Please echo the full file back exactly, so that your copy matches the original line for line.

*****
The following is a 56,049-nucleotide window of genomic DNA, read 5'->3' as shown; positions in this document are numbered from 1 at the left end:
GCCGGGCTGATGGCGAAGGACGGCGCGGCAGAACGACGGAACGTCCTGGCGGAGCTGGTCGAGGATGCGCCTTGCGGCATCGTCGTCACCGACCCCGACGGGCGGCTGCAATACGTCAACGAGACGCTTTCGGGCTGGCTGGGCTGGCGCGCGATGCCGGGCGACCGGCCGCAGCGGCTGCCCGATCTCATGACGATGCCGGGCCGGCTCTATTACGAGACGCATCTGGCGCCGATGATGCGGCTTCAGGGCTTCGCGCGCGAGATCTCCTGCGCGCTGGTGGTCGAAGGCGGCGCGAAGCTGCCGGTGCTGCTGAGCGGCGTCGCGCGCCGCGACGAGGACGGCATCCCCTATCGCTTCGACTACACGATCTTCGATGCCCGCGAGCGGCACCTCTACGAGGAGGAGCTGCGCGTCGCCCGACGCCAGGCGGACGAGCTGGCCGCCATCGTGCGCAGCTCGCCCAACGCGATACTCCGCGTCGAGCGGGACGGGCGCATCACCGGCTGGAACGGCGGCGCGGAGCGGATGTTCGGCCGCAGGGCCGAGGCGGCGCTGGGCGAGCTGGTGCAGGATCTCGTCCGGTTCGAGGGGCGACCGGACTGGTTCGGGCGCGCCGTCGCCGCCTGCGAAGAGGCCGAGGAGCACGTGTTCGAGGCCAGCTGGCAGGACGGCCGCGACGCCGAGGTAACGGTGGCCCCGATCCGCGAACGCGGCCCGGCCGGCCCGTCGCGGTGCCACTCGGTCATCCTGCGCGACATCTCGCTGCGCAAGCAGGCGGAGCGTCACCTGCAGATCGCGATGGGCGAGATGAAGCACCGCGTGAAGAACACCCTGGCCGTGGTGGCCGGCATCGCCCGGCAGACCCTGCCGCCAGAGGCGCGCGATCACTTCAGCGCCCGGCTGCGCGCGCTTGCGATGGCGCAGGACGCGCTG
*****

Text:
The following is a 56,049-nucleotide window of genomic DNA, read 5'->3' as shown; positions in this document are numbered from 1 at the left end:
GCCGGGCTGATGGCGAAGGACGGCGCGGCAGAACGACGGAACGTCCTGGCGGAGCTGGTCGAGGATGCGCCTTGCGGCATCGTCGTCACCGACCCCGACGGGCGGCTGCAATACGTCAACGAGACGCTTTCGGGCTGGCTGGGCTGGCGCGCGATGCCGGGCGACCGGCCGCAGCGGCTGCCCGATCTCATGACGATGCCGGGCCGGCTCTATTACGAGACGCATCTGGCGCCGATGATGCGGCTTCAGGGCTTCGCGCGCGAGATCTCCTGCGCGCTGGTGGTCGAAGGCGGCGCGAAGCTGCCGGTGCTGCTGAGCGGCGTCGCGCGCCGCGACGAGGACGGCATCCCCTATCGCTTCGACTACACGATCTTCGATGCCCGCGAGCGGCACCTCTACGAGGAGGAGCTGCGCGTCGCCCGACGCCAGGCGGACGAGCTGGCCGCCATCGTGCGCAGCTCGCCCAACGCGATACTCCGCGTCGAGCGGGACGGGCGCATCACCGGCTGGAACGGCGGCGCGGAGCGGATGTTCGGCCGCAGGGCCGAGGCGGCGCTGGGCGAGCTGGTGCAGGATCTCGTCCGGTTCGAGGGGCGACCGGACTGGTTCGGGCGCGCCGTCGCCGCCTGCGAAGAGGCCGAGGAGCACGTGTTCGAGGCCAGCTGGCAGGACGGCCGCGACGCCGAGGTAACGGTGGCCCCGATCCGCGAACGCGGCCCGGCCGGCCCGTCGCGGTGCCACTCGGTCATCCTGCGCGACATCTCGCTGCGCAAGCAGGCGGAGCGTCACCTGCAGATCGCGATGGGCGAGATGAAGCACCGCGTGAAGAACACCCTGGCCGTGGTGGCCGGCATCGCCCGGCAGACCCTGCCGCCAGAGGCGCGCGATCACTTCAGCGCCCGGCTGCGCGCGCTTGCGATGGCGCAGGACGCGCTG